黨鐵 Daung Teet (“Communist Party Rail”)

Ever since it started shuttering train stations closest to protest sites, the city’s subway operator has been accused by protestors of siding with the police, who in turn are seen as an arm of the Beijing-backed government. Protesters have responded by vandalizing stations, destroying equipment such as ticket machines, and referring to the Mass Transit Railway (MTR) with this derogatory term, which rhymes with the actual name of the MTR in Cantonese.

鬼 Gwai (“Ghost”)

Undercover cops are referred to by protestors as “ghosts.” Young, black-clad and wearing face masks, these non-uniformed officers fit right in on the barricades before springing into action to make arrests. Two fired warning shots during violent clashes last week.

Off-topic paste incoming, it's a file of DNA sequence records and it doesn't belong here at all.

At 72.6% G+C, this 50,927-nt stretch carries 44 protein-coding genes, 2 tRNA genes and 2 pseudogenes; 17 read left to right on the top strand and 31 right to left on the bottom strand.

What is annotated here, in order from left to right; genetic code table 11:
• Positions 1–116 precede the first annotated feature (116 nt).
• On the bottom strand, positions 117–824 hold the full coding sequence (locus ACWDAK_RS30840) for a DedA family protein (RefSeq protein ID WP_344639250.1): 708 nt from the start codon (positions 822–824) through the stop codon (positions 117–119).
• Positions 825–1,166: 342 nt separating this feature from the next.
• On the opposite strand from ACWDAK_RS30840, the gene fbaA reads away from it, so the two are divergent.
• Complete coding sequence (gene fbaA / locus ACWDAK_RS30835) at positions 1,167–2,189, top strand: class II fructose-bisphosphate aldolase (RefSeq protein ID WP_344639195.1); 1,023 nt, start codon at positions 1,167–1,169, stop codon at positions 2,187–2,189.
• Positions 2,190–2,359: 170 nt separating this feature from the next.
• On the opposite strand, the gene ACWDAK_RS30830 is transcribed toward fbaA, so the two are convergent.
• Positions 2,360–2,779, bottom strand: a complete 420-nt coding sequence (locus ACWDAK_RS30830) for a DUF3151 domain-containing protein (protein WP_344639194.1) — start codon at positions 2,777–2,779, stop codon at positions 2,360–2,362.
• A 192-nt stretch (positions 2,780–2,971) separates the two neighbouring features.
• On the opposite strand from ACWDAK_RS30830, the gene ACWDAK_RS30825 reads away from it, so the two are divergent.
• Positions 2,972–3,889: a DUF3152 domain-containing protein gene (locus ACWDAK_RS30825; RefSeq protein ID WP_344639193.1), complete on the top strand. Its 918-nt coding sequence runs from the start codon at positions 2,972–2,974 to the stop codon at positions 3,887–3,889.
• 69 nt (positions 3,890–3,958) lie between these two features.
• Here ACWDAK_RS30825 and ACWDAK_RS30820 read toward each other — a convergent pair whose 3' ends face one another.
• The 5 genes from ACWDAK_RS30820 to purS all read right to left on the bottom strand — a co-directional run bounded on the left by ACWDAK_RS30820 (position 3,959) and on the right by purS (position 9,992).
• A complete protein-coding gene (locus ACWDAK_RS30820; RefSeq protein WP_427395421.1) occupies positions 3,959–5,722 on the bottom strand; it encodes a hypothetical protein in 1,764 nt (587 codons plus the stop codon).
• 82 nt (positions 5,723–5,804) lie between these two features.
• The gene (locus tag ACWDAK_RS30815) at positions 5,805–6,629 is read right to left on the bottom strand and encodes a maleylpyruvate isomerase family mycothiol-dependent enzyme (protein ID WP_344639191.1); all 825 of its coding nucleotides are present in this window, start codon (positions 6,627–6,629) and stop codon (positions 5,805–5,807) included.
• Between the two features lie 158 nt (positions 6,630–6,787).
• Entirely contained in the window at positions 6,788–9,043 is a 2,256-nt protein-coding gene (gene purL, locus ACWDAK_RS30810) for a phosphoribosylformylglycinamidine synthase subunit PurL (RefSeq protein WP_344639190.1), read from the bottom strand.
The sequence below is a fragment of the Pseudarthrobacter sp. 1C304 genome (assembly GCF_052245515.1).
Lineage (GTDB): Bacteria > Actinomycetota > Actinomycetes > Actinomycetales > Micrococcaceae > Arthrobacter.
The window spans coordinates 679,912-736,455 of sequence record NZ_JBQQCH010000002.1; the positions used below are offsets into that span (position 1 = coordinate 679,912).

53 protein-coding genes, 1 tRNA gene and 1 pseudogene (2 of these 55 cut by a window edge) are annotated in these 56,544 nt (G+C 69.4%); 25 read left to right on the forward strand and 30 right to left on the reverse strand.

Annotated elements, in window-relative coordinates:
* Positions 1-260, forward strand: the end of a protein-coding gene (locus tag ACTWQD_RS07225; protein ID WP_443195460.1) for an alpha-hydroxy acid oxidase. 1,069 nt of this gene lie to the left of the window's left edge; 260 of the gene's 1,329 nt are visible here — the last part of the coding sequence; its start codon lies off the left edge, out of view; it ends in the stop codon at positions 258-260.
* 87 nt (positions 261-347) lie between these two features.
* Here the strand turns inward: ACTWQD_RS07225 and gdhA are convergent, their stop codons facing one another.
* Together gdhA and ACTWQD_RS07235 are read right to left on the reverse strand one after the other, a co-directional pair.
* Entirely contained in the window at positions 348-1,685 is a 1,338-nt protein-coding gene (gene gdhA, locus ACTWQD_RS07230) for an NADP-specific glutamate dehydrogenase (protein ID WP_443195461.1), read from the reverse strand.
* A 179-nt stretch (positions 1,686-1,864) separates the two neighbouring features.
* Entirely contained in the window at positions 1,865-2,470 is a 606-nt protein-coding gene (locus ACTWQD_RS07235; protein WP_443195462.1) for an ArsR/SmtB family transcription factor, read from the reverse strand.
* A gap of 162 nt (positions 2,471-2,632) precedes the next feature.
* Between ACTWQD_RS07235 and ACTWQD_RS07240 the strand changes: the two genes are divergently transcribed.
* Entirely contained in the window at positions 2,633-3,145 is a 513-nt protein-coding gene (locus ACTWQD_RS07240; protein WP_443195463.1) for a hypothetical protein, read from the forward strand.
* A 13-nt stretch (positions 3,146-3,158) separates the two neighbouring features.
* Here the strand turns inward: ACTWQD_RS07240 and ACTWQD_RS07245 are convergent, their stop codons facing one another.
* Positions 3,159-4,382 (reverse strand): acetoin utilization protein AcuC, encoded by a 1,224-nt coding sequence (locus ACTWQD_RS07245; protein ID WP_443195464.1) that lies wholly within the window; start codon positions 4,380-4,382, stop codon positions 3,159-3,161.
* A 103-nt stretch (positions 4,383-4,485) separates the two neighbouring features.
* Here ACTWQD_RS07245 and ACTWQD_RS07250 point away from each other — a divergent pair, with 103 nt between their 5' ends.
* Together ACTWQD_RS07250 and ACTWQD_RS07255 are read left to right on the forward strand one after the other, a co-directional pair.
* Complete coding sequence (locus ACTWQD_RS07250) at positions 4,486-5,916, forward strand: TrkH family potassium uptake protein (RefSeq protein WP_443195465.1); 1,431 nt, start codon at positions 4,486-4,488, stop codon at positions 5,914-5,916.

落雨 Lok Yu (“Raining”)

When front line protestors shout “It’s raining!” it may actually be — Hong Kong’s summers are notoriously wet. But most of the time, it’s a shorthand way of saying “Everyone open your umbrellas,” often because police are about to use pepper spray.

接放學 Zeep Fong Hok (“School Pick-up”)

When clashes between police and protestors last well into the night, long after train services have stopped, chat groups on encrypted messaging app Telegram start buzzing with information about “school pick-up” services. Supporters of the protestors who have cars — or “school buses” — let protesters know where to meet them, how many people they can pick up, and which districts they’re able to drive to.

豬嘴 Juu Jui (“Snout”)

Surgical and construction masks hide identity, but are useless when police fire salvos of tear gas. Proper gas masks — nicknamed for the snout-like shape of their filters — have become standard equipment.

出魔法 Chut Morh Faht (“Use Magic”)

To “use magic” means to start fires. Sadly, it’s a term that has gained traction in recent weeks as hardline protestors become increasingly reckless in their actions, setting barricades and other objects ablaze.

淺藍/深藍 Cheen Laam or Sum Laam (“Light Blue” or “Deep Blue”)